“You never know in tennis, but on this occasion you know.” The words of the BBC live text nightwatchman preempted a routine Novak Djokovic victory in the US Open 2020 before hunkering down for a sleepy Sunday evening shift around 8pm last night.
And then it happened.
A sweep of the hand, a lazy streak of neon green, a line judge on the floor. Djokovic embarrassed and apologetic, Djokovic sent packing, Djokovic whisked away by car.
With a flick of the wrist, the US Open has been rocked to its core, the favourite out of contention, and while some believe the harsh punishment of automatic elimination from the tournament does not fit the crime, few will deny the Serbian’s exit has just transformed the tournament, blown it wide open, and invited the whole ‘chasing pack’ to come and have a go.
It wasn’t the only sporting drama of the day as Formula 1 finally put on a show that the world was eager to see.
File a Hamilton race win alongside death and taxes. There was no way the Mercedes star could possibly let his Italian Grand Prix lead slip – until he did.
A bizarre incident saw Hamilton enter the pit lane moments after two – now infamous – red ‘X’ lights flashed on the iconic Parabolica curve at Monza, signalling the pit lane had closed.
The British driver was handed a 10-second stop-and-go penalty when the race resumed following a red flag caused by a Charles Leclerc crash, effectively putting him 30 seconds behind every remaining driver left on the circuit once the race resumed.
And oh, what a race! It’s nothing personal against Hamilton, but to see the expected, processional order come crumbling down was a sight to behold.
AlphaTauri driver Pierre Gasly – dropped by Red Bull mid-season in 2019 – completed the ultimate F1 redemption story as he burst through the pack to seize the win, McLaren stars Carlos Sainz and Lando Norris came second and fourth with Lance Stroll of Racing Point sandwiched between.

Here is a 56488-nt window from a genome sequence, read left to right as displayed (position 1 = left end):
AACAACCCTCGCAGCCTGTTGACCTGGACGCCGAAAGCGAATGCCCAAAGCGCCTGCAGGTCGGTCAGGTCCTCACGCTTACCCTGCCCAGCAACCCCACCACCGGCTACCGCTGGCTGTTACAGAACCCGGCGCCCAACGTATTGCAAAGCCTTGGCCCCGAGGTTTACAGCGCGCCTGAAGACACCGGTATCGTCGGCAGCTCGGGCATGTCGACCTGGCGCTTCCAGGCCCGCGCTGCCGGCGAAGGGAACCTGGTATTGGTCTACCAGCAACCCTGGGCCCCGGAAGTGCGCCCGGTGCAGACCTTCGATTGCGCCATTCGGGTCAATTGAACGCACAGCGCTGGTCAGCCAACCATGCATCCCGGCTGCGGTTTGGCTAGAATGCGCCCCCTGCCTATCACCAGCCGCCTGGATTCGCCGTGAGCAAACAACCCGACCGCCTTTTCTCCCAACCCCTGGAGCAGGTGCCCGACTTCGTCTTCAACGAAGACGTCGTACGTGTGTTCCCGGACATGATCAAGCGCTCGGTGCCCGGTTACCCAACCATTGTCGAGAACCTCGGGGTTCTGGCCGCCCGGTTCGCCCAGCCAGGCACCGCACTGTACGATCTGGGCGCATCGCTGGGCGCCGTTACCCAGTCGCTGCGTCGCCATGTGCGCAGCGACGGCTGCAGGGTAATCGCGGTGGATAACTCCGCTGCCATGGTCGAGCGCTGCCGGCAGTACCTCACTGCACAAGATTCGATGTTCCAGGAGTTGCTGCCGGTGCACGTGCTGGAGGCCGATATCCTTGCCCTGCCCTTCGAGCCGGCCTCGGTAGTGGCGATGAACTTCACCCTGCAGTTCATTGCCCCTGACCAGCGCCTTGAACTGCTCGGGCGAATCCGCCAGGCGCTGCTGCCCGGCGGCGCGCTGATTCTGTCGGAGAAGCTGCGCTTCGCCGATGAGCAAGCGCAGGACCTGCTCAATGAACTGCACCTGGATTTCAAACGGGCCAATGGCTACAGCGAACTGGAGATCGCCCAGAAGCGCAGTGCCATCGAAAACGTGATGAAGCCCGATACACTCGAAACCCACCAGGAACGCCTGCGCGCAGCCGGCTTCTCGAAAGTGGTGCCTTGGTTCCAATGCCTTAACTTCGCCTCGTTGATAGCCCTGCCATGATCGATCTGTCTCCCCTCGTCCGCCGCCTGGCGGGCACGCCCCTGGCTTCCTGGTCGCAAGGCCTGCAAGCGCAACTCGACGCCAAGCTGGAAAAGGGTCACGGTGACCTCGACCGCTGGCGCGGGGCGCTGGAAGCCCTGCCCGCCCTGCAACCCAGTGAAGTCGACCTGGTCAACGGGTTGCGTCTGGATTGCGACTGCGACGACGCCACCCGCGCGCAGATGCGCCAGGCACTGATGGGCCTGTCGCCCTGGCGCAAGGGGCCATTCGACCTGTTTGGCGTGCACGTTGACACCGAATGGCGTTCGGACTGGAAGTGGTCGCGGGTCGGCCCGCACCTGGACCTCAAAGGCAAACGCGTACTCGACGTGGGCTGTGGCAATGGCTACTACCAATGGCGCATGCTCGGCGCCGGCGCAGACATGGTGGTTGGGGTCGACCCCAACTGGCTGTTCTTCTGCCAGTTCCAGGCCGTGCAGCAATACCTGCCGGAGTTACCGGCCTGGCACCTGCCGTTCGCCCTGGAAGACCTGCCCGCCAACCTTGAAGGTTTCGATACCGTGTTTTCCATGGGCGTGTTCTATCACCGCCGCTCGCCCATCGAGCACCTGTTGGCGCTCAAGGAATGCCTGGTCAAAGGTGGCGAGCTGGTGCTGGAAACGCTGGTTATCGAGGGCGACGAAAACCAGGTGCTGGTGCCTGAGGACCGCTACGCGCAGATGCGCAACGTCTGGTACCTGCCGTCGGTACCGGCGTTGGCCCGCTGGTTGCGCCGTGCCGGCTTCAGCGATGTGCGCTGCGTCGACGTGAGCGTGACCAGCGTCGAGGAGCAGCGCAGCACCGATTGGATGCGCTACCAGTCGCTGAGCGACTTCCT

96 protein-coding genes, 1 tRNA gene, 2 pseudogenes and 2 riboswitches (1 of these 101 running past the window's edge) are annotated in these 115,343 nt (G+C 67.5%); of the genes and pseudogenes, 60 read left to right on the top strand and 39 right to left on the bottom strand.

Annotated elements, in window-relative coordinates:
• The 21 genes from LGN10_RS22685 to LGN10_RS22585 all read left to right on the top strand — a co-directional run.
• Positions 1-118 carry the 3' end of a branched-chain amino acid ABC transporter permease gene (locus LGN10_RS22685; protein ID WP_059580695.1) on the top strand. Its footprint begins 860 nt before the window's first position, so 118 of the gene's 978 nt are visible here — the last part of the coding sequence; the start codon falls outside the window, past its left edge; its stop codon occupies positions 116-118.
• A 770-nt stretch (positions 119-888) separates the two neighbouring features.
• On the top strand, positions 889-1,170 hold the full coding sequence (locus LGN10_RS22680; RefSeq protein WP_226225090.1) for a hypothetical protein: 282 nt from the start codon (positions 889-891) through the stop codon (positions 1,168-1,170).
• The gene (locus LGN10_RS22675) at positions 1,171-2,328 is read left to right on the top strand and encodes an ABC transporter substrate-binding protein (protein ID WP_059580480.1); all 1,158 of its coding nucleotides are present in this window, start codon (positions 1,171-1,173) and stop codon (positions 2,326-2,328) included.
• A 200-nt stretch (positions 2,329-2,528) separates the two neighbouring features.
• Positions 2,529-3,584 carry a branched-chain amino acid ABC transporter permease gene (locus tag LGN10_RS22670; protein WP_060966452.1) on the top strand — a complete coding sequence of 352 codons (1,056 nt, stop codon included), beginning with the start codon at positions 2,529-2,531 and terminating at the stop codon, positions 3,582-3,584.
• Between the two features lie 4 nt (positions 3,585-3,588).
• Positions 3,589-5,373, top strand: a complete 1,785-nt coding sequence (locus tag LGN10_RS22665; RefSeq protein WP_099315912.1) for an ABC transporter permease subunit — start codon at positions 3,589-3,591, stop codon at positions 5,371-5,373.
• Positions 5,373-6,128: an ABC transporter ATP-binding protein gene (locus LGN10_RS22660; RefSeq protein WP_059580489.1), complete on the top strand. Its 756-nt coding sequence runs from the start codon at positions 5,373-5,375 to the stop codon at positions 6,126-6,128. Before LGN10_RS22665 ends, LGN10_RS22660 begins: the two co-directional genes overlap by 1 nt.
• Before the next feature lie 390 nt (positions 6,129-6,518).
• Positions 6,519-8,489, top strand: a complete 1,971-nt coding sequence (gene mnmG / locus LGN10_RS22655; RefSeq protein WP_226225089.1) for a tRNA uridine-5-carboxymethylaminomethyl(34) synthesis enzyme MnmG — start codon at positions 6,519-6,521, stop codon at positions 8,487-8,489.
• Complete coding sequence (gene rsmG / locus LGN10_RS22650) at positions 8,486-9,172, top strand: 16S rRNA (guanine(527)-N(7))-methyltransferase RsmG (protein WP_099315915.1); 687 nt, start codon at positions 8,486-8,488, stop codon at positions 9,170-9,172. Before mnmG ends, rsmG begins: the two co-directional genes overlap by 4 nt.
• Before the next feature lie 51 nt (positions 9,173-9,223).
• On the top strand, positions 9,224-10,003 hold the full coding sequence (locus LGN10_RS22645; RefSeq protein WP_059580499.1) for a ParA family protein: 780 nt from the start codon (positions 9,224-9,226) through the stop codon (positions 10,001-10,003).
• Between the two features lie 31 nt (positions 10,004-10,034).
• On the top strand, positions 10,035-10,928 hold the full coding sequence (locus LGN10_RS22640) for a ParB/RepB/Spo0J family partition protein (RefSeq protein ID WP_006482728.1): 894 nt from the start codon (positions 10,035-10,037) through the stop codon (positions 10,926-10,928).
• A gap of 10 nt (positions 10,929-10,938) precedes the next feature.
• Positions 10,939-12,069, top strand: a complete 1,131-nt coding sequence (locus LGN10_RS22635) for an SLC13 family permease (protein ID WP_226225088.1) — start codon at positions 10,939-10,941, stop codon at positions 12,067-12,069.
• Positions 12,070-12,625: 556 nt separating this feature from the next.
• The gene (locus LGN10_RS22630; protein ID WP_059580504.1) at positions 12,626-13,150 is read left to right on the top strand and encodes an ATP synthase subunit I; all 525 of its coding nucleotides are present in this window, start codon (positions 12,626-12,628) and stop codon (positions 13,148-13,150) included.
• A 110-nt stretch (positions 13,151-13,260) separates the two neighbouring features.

Hamilton’s steady surge through the pack was also thrilling to watch, and while he will be disappointed not to win, his inner-race driver will have been overjoyed with the opportunity to claw through an entire grid ahead of him.
The racing was unsettlingly fresh. Fans are so accustomed to not caring about the race winner in F1 as the result is usually a forgone conclusion before a pedal has been pushed, but this was different. This was sport at its wildest, its most unpredictable, its absolute best.
Djokovic has apologised for a situation that has left him “sad and empty”, but the rules are clear and now he has to live with his mistake.
However, a cursory glance at the remaining runners and riders in the US Open race should be enough to reenergise tennis fans across the world, in the same way F1 supporters were jolted to the edge of their seats and beyond for most of yesterday afternoon.
Dominic Thiem? Daniil Medvedev? Alexander Zverev? Somebody else entirely? It doesn’t matter who clinches it, the excitement is born from the fact that anybody can.
Sport has a tendency to settle into unstoppable rhythms, its stars dancing to a beat, fans knowing how the song goes but listening anyway.
But Sunday broke the record.
Check out our US Open 2020 schedule for further details on matches coming up.